Grace Waldenberger started showing an interest in the rodeo — specifically goat tying and roping — when she was 9 years old.
As interest grew, so did her dedication. She quickly started putting check marks next to goals she established, and those goals started to grow.
Waldenberger has officially checked off the biggest goal yet, but she certainly has some things to accomplish while living it as a national competitor this week.
Waldenberg, who will be a sophomore at West Salem High School in the fall, is a qualifier in goat tying and team roping for the National High School Rodeo Championships at Rock Springs, Wyo.
This national appearance — she also qualified to compete in meets while in middle school — was set up by a big performance at state competition in Richland Center, Wis. She was named All-Around Cowgirl at that rodeo.
“I felt really accomplished winning all-around because all of the hard work I did really didn’t go unnoticed,” she said. “I try to do my best and even during the winter when I can’t ride as much and I’m doing other sports, I always go home and tie my (goat) dummy every night.”
Nationals begin Sunday and run through Saturday. There are four representatives each from 43 states and four Canadian provinces, Mexico and Australia.
Knowing that the competition is the best-of-the-best can take away the focus from the task at hand, but Waldenberger is working on strengthening her mental game to prepare.
“When I think about the competitors, I know that they’re very fast. But then I just have to think that we’re all going against each other, and that calms me down, knowing that they’re probably nervous, too,” she said. “I think it’s more of a mental game, too, because you have to show what you can be, and you have to be there mentally and perform your best.”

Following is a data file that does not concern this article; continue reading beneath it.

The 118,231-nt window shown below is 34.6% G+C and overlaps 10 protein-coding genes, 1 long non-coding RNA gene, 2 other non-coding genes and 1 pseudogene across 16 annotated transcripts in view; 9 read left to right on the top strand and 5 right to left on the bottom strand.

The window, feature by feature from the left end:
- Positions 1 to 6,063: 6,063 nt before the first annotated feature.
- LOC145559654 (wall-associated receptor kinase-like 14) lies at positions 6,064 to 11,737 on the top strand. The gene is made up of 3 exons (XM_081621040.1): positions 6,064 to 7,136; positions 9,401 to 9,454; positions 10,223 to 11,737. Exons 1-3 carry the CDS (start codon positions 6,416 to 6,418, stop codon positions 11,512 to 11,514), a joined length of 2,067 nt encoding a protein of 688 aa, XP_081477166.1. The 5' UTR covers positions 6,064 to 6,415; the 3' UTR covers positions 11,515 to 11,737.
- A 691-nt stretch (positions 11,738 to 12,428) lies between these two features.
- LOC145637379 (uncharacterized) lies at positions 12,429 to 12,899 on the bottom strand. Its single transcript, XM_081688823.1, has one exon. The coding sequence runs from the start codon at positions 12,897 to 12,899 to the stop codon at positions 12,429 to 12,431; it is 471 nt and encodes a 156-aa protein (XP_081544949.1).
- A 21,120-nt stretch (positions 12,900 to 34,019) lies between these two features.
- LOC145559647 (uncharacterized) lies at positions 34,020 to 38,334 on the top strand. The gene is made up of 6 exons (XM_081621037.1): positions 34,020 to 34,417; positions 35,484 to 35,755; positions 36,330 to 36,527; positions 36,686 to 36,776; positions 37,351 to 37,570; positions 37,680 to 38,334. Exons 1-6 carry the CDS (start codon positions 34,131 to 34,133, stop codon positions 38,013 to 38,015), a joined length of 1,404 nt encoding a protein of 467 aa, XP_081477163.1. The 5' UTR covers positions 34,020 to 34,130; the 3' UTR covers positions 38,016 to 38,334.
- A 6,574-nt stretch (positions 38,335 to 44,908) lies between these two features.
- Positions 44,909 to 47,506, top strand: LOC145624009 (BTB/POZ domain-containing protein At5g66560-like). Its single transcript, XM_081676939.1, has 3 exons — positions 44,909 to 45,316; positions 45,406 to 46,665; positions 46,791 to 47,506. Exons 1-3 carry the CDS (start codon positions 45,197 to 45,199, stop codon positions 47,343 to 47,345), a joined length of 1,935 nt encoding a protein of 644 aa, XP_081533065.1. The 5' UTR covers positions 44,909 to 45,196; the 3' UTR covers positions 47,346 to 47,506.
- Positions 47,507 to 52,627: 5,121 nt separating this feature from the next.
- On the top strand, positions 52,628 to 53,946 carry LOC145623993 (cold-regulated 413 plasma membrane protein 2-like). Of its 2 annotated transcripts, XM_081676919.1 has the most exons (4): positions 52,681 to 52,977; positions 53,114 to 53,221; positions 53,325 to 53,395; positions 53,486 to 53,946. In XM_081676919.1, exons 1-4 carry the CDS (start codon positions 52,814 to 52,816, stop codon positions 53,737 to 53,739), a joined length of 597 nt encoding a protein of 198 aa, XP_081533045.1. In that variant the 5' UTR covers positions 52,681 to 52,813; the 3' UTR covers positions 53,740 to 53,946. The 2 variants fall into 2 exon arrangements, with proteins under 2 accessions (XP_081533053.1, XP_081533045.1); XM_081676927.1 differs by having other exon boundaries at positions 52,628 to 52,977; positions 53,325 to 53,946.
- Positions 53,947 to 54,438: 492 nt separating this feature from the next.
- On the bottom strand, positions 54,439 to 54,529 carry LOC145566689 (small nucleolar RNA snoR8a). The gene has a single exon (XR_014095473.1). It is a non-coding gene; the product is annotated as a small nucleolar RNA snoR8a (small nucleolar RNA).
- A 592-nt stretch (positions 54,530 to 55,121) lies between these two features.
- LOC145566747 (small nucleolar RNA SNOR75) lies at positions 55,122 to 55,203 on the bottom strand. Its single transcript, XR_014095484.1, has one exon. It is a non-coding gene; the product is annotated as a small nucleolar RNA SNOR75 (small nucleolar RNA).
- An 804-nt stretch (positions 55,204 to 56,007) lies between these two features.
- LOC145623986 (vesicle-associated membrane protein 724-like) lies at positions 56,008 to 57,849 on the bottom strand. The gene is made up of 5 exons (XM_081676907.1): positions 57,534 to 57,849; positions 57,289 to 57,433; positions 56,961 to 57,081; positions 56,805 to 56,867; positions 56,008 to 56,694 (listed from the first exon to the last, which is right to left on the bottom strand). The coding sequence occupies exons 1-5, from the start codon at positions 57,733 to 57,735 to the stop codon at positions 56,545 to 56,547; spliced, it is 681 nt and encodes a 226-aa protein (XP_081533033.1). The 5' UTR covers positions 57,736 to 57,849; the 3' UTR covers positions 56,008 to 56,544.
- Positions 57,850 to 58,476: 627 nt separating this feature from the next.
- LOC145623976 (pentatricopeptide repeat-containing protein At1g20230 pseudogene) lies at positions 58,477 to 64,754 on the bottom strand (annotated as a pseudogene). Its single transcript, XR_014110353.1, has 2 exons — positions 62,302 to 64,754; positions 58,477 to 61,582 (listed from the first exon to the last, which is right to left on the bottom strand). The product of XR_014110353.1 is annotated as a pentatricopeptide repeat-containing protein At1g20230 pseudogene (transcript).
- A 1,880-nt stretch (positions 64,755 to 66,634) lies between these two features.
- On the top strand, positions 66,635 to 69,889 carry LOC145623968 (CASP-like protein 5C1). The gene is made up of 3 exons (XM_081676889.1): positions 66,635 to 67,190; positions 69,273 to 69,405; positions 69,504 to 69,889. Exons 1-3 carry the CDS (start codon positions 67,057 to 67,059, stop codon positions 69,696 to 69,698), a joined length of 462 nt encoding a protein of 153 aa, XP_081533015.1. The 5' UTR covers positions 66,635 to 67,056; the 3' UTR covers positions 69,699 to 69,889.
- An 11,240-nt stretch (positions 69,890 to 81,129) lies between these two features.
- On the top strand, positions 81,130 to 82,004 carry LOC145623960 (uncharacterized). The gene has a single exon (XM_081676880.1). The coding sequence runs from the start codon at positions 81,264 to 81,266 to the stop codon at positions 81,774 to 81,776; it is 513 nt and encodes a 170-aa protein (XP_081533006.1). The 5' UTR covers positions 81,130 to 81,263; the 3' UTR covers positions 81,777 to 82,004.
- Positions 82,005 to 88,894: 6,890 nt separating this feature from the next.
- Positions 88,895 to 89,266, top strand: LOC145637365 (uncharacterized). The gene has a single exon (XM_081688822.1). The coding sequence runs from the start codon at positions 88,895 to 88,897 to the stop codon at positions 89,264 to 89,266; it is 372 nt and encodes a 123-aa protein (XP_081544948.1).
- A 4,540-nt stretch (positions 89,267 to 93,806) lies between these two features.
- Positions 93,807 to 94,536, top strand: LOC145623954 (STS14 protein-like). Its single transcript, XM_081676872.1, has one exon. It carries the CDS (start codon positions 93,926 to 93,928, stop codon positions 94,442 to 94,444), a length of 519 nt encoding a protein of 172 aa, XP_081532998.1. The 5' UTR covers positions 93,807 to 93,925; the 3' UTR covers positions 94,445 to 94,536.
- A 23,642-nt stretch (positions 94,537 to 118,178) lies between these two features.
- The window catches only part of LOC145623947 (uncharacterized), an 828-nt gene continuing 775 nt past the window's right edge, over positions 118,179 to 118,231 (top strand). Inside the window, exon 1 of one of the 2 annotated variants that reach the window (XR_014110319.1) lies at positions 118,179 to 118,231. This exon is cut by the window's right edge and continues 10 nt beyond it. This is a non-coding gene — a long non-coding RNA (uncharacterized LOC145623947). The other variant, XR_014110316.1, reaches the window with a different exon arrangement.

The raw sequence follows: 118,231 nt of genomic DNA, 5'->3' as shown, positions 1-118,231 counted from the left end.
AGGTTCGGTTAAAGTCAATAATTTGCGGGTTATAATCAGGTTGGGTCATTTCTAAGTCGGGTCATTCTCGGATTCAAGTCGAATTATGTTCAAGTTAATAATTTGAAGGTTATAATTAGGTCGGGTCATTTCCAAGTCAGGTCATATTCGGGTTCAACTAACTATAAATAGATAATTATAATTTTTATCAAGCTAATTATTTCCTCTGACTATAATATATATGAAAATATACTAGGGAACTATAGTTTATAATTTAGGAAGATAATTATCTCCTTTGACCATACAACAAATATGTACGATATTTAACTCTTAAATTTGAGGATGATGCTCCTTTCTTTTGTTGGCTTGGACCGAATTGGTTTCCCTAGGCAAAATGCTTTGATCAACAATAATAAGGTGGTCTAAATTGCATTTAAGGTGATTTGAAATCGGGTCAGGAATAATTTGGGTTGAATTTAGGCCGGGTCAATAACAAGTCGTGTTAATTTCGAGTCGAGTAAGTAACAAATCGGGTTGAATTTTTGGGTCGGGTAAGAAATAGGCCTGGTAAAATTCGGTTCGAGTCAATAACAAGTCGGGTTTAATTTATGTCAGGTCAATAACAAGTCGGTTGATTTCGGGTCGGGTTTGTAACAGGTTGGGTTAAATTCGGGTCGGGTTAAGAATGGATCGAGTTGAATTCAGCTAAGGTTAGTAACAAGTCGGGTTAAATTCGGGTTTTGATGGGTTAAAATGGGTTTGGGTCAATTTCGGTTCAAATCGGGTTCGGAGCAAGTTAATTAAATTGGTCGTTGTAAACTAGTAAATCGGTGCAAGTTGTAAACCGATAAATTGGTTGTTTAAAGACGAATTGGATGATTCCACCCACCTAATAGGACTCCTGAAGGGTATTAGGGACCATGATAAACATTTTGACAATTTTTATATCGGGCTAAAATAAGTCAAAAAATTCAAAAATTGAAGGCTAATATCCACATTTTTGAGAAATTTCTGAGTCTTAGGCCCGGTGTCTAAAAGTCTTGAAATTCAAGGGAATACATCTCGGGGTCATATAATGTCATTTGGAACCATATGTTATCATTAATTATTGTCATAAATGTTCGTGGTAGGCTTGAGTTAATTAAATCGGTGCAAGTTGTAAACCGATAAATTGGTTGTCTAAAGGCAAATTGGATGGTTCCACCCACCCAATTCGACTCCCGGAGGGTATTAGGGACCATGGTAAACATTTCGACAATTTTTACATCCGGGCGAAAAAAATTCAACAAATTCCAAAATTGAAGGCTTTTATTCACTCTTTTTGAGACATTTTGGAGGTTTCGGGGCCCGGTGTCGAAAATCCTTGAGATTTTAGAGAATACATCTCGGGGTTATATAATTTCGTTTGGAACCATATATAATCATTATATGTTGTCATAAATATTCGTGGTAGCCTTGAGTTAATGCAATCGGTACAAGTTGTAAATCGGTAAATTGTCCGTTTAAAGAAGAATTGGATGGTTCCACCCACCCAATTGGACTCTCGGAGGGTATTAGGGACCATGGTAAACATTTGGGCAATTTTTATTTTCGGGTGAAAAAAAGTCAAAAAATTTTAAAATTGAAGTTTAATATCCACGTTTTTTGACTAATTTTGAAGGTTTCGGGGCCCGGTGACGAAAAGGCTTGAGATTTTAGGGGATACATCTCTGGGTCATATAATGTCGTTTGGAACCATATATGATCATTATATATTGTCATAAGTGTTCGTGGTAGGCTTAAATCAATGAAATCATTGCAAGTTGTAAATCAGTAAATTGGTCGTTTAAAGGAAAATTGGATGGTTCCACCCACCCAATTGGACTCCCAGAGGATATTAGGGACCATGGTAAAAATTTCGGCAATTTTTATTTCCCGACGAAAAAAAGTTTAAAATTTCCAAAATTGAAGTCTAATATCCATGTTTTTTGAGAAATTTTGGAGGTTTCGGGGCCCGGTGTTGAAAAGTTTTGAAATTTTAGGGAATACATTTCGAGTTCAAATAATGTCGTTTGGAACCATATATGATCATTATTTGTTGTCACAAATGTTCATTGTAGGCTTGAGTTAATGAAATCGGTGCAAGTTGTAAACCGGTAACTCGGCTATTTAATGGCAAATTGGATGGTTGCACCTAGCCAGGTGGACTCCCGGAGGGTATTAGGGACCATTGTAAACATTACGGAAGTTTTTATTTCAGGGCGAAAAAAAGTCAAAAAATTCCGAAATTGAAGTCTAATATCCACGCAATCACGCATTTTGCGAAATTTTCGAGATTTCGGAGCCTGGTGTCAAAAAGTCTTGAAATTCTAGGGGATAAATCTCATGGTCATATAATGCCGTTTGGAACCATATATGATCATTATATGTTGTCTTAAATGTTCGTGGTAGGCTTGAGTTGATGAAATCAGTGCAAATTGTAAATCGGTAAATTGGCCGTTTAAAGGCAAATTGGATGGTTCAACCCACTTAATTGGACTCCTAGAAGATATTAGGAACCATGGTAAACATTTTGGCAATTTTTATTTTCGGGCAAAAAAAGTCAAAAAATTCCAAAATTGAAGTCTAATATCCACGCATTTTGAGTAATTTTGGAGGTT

Waldenberger got started in the sport by following in her older sister’s footsteps. And she knew that rodeo was her thing ever since she competed on her first horse, named Freckles, with Little Britches Rodeo. As time went on, Waldenberger fell more in love rodeo and all that came with it.
At 15, Waldenberger has already accomplished goals that she thought would take years to achieve. Being able to set the bar higher than expected is something that her dad, Chad Waldenberger, relishes.
“It’s extremely gratifying knowing that Grace has been able to accomplish some of her goals already and set even higher goals for herself,” Chad said. “There’s a lot of time and dedication that goes into what she does. She loves riding horses and probably does that at least four nights a week. Plus, every weekend we’re at a show.”
Rodeo season typically starts in May and lasts until the second weekend of September. During that time span, the Waldenberger family is travelling throughout the Midwest every weekend for shows in South Dakota, Illinois, Wisconsin, Iowa or a handful of other states.
Nationals, which is one of the largest youth rodeos in the world with over 1,200 contestants, is one of the places where Grace shines brightest, partially due to her strong mental game.
“Grace pretty much has one face, and it’s her game face,” Chad said. “You can’t tell if she’s happy, mad or nervous. She just comes out to perform and does what she needs to do to be as successful as she can.”
The road to the national rodeo has been paved with a large amount of community and state-wide help. Chad never competed in the sport, and his oldest daughter Jessa didn’t pick it up until middle school.
Since that time, handfuls of coaches, veterinarians, family and friends have helped get Grace to where she is today. With all of the help that she’s received, Grace has been able to adequately prepare herself for the physical and mental sides of what it takes to succeed at the national show.
“At first, nationals was overwhelming because I was competing against the top four competitors from each state or province,” she said. “Now that it’s my third year competing, my nerves have gotten a lot better, and now I can act like its just a normal rodeo, not just nationals.”